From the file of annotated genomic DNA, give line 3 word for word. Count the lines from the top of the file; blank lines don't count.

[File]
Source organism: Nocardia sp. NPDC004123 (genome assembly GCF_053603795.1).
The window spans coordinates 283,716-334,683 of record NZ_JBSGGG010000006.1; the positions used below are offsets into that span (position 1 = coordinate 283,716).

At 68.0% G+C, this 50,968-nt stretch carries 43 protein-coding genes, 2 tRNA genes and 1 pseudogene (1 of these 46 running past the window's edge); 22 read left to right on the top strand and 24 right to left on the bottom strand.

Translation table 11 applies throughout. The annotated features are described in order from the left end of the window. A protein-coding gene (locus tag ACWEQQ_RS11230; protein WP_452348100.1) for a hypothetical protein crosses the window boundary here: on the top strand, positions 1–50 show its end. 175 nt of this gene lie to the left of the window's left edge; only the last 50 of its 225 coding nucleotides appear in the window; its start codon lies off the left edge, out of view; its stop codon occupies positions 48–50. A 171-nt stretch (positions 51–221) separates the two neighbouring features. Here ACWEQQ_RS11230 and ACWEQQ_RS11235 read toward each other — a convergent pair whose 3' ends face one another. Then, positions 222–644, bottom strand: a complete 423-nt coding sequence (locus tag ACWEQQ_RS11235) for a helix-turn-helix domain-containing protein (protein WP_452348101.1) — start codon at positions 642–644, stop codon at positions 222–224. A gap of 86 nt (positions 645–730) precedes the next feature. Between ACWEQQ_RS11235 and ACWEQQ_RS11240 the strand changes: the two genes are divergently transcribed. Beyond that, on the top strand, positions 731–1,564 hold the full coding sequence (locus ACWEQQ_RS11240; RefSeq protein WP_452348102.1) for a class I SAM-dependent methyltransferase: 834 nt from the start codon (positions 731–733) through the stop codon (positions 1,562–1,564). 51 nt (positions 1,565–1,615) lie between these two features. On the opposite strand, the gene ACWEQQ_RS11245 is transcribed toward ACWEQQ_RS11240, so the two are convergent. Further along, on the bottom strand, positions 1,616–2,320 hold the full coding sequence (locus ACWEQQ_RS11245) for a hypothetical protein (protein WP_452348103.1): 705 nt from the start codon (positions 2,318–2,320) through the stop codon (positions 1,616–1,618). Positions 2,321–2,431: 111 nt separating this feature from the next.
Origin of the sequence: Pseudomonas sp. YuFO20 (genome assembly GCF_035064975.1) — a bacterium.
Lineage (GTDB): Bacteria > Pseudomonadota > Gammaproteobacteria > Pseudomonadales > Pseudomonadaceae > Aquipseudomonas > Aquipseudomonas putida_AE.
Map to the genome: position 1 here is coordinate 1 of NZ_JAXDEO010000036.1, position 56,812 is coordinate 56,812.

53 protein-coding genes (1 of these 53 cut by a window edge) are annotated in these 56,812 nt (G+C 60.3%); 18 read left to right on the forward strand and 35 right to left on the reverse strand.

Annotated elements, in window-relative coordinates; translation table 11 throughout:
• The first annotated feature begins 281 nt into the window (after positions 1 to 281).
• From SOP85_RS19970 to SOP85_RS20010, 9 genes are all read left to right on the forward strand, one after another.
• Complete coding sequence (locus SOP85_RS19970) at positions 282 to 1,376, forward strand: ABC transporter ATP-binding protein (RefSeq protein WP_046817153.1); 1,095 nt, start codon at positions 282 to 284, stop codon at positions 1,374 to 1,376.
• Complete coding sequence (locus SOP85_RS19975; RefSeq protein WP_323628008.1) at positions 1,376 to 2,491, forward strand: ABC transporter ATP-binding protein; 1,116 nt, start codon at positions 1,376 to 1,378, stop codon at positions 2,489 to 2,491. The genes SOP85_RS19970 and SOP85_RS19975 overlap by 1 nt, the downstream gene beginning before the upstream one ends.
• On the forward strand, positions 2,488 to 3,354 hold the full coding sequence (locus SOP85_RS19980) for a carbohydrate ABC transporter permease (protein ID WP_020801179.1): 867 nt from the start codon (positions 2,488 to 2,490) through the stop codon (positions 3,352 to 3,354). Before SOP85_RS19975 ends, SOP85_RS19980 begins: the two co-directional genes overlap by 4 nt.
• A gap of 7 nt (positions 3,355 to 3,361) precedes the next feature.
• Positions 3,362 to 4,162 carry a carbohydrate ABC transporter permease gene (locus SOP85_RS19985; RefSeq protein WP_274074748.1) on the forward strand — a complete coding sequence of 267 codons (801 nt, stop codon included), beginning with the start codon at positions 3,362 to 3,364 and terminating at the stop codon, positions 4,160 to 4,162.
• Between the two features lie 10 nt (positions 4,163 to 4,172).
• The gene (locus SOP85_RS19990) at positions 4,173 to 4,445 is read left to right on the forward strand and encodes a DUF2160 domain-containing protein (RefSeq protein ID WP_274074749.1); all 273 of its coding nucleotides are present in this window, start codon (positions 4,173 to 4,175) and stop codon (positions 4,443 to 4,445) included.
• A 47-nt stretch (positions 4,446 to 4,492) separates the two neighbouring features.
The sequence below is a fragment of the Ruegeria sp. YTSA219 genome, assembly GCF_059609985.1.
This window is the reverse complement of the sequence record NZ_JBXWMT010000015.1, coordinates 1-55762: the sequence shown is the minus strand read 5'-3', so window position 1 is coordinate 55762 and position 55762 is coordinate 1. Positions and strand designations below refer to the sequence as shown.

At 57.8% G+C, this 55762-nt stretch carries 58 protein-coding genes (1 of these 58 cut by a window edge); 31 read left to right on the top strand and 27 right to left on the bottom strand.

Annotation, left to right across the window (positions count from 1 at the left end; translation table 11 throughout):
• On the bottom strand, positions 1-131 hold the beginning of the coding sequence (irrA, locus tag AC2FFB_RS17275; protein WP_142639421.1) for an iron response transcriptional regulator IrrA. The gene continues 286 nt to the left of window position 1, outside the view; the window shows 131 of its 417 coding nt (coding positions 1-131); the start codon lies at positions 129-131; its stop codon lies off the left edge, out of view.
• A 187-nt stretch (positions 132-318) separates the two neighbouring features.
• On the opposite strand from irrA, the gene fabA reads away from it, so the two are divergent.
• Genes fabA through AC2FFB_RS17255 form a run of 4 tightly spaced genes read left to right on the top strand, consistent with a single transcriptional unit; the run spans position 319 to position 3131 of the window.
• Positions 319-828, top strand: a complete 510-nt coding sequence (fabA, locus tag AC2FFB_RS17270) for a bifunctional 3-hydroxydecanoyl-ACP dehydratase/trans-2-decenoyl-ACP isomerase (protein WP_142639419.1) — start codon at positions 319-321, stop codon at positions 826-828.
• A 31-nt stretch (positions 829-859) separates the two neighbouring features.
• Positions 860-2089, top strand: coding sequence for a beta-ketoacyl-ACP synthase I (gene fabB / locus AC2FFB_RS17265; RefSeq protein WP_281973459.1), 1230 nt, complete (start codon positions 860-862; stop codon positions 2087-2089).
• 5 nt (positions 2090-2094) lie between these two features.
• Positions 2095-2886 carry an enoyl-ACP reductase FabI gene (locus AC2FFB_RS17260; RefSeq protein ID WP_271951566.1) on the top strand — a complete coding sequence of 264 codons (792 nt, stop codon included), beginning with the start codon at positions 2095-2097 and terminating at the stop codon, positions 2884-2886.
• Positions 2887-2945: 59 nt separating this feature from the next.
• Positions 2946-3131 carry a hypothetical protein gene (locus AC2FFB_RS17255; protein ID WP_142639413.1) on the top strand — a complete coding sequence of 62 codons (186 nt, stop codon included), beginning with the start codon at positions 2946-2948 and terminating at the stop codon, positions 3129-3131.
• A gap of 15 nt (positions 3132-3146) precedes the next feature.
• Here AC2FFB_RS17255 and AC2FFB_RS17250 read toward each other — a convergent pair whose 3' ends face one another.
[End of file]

At 68.0% G+C, this 50,968-nt stretch carries 43 protein-coding genes, 2 tRNA genes and 1 pseudogene (1 of these 46 running past the window's edge); 22 read left to right on the top strand and 24 right to left on the bottom strand.